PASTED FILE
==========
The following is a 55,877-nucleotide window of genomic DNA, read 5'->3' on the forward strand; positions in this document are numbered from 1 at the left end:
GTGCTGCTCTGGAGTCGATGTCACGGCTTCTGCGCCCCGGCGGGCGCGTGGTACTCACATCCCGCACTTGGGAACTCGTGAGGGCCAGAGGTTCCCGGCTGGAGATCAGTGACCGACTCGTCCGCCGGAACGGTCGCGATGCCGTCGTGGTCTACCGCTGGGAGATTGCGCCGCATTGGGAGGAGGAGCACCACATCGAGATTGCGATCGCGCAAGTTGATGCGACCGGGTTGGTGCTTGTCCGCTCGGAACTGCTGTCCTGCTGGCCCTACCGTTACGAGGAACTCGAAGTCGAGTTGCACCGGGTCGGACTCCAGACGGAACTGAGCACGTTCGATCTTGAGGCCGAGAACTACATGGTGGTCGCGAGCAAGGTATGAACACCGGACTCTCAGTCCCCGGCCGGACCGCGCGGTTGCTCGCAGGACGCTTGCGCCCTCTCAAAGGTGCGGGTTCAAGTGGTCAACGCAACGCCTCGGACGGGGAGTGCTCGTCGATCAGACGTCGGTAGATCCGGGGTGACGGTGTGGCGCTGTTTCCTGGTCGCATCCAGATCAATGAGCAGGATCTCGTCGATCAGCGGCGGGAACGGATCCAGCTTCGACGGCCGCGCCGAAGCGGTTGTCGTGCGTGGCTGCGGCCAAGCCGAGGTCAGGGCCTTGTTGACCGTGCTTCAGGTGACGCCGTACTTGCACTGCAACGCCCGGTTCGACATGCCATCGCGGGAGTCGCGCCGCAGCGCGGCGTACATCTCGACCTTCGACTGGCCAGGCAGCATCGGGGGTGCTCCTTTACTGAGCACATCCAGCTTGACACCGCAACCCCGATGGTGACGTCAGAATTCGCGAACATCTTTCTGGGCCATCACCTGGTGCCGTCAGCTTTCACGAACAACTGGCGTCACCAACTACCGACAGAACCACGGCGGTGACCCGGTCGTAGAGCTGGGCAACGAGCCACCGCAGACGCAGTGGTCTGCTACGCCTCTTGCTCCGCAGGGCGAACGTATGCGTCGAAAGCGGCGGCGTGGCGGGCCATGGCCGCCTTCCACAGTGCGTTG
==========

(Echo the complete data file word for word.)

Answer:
The following is a 55,877-nucleotide window of genomic DNA, read 5'->3' on the forward strand; positions in this document are numbered from 1 at the left end:
GTGCTGCTCTGGAGTCGATGTCACGGCTTCTGCGCCCCGGCGGGCGCGTGGTACTCACATCCCGCACTTGGGAACTCGTGAGGGCCAGAGGTTCCCGGCTGGAGATCAGTGACCGACTCGTCCGCCGGAACGGTCGCGATGCCGTCGTGGTCTACCGCTGGGAGATTGCGCCGCATTGGGAGGAGGAGCACCACATCGAGATTGCGATCGCGCAAGTTGATGCGACCGGGTTGGTGCTTGTCCGCTCGGAACTGCTGTCCTGCTGGCCCTACCGTTACGAGGAACTCGAAGTCGAGTTGCACCGGGTCGGACTCCAGACGGAACTGAGCACGTTCGATCTTGAGGCCGAGAACTACATGGTGGTCGCGAGCAAGGTATGAACACCGGACTCTCAGTCCCCGGCCGGACCGCGCGGTTGCTCGCAGGACGCTTGCGCCCTCTCAAAGGTGCGGGTTCAAGTGGTCAACGCAACGCCTCGGACGGGGAGTGCTCGTCGATCAGACGTCGGTAGATCCGGGGTGACGGTGTGGCGCTGTTTCCTGGTCGCATCCAGATCAATGAGCAGGATCTCGTCGATCAGCGGCGGGAACGGATCCAGCTTCGACGGCCGCGCCGAAGCGGTTGTCGTGCGTGGCTGCGGCCAAGCCGAGGTCAGGGCCTTGTTGACCGTGCTTCAGGTGACGCCGTACTTGCACTGCAACGCCCGGTTCGACATGCCATCGCGGGAGTCGCGCCGCAGCGCGGCGTACATCTCGACCTTCGACTGGCCAGGCAGCATCGGGGGTGCTCCTTTACTGAGCACATCCAGCTTGACACCGCAACCCCGATGGTGACGTCAGAATTCGCGAACATCTTTCTGGGCCATCACCTGGTGCCGTCAGCTTTCACGAACAACTGGCGTCACCAACTACCGACAGAACCACGGCGGTGACCCGGTCGTAGAGCTGGGCAACGAGCCACCGCAGACGCAGTGGTCTGCTACGCCTCTTGCTCCGCAGGGCGAACGTATGCGTCGAAAGCGGCGGCGTGGCGGGCCATGGCCGCCTTCCACAGTGCGTTG